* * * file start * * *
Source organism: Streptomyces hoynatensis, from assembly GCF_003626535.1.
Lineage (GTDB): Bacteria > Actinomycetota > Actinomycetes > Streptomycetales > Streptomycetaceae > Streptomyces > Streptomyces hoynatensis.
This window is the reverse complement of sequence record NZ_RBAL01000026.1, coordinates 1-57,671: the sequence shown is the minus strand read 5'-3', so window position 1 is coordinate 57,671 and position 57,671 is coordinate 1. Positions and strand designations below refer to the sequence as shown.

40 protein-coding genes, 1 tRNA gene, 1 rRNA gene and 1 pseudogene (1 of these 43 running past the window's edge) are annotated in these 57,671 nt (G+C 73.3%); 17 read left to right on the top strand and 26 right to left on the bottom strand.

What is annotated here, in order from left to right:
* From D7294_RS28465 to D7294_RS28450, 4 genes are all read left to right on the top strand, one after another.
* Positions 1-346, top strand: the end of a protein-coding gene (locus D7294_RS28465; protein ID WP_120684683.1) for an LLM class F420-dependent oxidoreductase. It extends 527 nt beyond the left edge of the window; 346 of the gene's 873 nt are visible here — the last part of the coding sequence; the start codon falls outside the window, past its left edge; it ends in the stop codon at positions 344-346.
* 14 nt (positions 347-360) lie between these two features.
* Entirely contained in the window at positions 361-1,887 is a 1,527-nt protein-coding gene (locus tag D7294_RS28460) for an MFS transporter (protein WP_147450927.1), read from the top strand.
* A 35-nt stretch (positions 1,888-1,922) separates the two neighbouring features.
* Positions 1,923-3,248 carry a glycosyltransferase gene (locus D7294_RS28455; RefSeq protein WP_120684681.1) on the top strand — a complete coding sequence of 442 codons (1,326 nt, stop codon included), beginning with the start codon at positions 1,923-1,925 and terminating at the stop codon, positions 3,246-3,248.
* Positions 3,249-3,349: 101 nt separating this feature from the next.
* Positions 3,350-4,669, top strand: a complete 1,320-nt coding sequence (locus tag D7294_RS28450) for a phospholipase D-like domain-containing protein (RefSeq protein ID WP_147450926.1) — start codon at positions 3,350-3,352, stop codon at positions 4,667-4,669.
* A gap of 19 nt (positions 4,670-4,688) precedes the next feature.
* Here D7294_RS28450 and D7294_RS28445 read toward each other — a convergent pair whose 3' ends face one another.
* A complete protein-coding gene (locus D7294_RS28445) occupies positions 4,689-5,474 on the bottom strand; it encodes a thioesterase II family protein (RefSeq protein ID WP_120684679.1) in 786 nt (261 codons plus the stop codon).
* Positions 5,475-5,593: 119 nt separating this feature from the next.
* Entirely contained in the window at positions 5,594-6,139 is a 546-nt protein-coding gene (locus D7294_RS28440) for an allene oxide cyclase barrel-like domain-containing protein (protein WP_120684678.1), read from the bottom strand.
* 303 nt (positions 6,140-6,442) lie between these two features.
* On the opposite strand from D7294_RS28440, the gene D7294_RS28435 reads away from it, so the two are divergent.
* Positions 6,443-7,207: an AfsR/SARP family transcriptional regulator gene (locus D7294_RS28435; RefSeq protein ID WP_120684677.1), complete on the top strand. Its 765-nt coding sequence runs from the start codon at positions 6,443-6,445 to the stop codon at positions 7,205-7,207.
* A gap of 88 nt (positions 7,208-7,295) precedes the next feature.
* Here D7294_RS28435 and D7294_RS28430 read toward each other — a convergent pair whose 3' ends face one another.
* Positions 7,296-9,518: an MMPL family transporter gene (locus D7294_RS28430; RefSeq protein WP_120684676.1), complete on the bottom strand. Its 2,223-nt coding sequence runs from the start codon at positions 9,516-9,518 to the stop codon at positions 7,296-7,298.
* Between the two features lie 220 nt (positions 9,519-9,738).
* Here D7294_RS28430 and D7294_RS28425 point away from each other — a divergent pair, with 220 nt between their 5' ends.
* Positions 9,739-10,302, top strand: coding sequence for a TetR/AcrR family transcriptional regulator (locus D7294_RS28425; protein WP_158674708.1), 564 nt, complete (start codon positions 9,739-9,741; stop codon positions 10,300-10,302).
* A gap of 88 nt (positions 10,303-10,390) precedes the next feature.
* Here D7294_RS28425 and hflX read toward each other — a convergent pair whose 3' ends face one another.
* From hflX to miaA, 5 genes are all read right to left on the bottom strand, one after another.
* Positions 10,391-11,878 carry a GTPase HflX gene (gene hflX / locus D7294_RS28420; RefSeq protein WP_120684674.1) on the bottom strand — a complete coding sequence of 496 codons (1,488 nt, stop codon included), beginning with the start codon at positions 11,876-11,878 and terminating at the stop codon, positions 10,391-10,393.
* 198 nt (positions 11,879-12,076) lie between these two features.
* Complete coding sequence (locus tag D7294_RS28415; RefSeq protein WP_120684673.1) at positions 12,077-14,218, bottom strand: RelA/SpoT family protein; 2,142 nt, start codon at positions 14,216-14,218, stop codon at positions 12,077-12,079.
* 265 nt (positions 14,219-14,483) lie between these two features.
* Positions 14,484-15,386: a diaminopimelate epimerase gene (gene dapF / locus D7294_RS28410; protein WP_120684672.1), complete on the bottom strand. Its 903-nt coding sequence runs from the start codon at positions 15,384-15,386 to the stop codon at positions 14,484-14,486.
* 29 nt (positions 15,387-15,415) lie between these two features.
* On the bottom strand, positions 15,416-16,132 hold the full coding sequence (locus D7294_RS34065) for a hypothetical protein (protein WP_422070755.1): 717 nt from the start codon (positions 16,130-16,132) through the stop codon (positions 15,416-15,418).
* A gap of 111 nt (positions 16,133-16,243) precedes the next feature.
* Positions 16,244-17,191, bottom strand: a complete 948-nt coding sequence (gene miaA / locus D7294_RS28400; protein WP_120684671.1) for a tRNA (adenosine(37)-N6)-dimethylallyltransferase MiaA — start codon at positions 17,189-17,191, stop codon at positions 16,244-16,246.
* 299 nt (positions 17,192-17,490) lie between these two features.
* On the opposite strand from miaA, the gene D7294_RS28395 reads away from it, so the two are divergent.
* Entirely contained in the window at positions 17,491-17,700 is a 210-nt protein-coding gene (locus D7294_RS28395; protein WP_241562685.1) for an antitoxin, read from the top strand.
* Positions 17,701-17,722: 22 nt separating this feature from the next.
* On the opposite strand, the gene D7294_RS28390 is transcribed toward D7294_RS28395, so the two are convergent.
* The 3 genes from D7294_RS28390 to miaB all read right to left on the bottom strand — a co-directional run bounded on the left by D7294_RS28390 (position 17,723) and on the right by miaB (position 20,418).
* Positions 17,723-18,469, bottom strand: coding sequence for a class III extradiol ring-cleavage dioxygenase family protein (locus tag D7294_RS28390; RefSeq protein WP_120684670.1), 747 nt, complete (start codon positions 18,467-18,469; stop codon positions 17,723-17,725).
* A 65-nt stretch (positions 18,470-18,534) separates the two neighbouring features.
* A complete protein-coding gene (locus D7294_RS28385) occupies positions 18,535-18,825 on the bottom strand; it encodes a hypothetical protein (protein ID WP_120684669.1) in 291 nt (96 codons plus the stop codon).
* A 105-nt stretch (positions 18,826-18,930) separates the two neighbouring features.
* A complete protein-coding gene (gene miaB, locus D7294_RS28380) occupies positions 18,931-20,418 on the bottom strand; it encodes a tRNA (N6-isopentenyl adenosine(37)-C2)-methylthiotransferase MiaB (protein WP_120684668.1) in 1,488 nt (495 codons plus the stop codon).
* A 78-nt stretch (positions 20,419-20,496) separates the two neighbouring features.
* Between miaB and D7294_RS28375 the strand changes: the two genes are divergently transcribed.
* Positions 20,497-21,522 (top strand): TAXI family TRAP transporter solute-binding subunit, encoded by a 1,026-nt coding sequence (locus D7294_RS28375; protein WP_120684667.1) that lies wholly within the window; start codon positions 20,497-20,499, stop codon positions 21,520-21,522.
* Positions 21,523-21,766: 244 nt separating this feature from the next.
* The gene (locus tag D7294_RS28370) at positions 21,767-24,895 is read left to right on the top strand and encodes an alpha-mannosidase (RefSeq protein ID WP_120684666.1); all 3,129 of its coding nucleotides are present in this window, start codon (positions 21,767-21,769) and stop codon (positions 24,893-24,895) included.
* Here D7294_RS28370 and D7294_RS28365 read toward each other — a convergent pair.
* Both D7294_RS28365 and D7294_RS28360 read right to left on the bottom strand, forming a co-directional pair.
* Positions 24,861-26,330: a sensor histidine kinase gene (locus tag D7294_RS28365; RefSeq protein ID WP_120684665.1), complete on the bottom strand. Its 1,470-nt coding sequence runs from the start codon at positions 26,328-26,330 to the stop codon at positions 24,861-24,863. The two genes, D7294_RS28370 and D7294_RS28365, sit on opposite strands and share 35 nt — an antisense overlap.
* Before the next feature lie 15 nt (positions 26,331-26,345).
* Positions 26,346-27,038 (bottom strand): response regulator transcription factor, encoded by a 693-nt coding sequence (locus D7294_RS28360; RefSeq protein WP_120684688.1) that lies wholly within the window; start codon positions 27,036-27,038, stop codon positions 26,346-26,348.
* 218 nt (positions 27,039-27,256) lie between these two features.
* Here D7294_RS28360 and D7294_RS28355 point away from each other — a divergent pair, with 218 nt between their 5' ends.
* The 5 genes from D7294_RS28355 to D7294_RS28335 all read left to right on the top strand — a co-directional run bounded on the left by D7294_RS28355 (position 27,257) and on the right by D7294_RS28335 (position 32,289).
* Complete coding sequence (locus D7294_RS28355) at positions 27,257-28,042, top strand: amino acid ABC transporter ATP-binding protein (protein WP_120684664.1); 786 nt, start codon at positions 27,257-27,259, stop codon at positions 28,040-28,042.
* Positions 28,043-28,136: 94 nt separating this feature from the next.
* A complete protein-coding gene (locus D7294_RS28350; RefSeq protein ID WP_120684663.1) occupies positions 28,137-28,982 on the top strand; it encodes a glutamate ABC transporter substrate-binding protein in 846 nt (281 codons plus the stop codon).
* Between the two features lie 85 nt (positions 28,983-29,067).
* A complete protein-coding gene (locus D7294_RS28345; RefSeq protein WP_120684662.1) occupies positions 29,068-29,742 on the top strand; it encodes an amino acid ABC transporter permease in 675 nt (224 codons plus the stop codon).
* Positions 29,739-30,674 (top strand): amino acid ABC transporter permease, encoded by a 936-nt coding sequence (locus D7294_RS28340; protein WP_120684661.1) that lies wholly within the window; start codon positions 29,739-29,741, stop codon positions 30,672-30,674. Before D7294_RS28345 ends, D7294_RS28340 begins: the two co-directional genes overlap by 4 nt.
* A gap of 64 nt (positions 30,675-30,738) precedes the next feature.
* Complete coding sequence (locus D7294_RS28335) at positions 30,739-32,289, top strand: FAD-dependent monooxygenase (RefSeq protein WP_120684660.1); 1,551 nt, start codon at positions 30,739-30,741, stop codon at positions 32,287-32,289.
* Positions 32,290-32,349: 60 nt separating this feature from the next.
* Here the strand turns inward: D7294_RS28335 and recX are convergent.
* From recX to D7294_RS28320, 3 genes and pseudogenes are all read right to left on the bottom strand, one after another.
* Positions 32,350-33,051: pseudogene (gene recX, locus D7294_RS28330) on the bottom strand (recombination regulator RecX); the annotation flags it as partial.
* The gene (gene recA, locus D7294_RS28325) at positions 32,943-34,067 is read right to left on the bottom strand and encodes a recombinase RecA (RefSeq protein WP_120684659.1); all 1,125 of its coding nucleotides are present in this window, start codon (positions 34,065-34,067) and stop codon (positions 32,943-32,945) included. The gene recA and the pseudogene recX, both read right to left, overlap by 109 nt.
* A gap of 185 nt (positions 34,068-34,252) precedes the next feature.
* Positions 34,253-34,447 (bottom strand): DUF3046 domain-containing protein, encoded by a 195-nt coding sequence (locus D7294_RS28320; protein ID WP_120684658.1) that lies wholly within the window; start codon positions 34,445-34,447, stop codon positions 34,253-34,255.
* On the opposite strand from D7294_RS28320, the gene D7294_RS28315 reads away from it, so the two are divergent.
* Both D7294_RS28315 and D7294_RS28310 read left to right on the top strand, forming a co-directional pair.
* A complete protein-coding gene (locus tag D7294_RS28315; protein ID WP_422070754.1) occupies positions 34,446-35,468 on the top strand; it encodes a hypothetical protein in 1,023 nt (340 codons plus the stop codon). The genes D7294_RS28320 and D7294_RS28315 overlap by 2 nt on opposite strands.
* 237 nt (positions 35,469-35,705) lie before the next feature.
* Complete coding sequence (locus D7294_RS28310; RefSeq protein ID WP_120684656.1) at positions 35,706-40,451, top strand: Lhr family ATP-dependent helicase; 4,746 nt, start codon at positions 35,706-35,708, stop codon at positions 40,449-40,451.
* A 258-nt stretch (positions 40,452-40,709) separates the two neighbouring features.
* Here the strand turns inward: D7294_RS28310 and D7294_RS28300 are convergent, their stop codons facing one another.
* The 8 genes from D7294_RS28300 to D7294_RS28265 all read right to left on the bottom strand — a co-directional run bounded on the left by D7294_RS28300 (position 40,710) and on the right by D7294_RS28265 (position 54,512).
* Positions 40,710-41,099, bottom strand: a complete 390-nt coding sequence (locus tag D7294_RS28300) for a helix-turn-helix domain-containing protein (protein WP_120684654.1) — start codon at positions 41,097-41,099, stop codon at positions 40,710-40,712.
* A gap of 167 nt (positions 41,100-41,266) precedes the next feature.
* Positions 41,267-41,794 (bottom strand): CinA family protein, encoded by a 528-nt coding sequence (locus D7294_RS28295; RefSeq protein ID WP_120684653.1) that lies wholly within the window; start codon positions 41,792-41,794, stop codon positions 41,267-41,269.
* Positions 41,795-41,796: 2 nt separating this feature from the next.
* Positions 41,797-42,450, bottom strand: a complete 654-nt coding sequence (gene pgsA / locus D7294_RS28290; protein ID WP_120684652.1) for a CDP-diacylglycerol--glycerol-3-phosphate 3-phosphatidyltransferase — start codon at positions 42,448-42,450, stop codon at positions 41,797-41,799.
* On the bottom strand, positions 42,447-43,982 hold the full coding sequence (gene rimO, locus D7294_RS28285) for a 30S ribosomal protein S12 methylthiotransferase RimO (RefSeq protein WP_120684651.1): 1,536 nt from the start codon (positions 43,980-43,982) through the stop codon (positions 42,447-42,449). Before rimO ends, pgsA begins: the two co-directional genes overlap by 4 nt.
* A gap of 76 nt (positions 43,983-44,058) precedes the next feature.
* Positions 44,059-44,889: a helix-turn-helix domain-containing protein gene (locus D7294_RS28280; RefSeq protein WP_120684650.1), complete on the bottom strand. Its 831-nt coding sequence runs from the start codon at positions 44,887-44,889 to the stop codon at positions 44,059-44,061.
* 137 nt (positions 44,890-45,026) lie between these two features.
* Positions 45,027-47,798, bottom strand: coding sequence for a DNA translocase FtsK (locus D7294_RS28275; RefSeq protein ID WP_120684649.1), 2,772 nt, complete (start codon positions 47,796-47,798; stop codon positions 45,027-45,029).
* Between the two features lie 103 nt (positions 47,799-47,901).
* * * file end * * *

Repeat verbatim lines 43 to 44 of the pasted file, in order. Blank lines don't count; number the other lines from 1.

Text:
* Positions 17,701-17,722: 22 nt separating this feature from the next.
* On the opposite strand, the gene D7294_RS28390 is transcribed toward D7294_RS28395, so the two are convergent.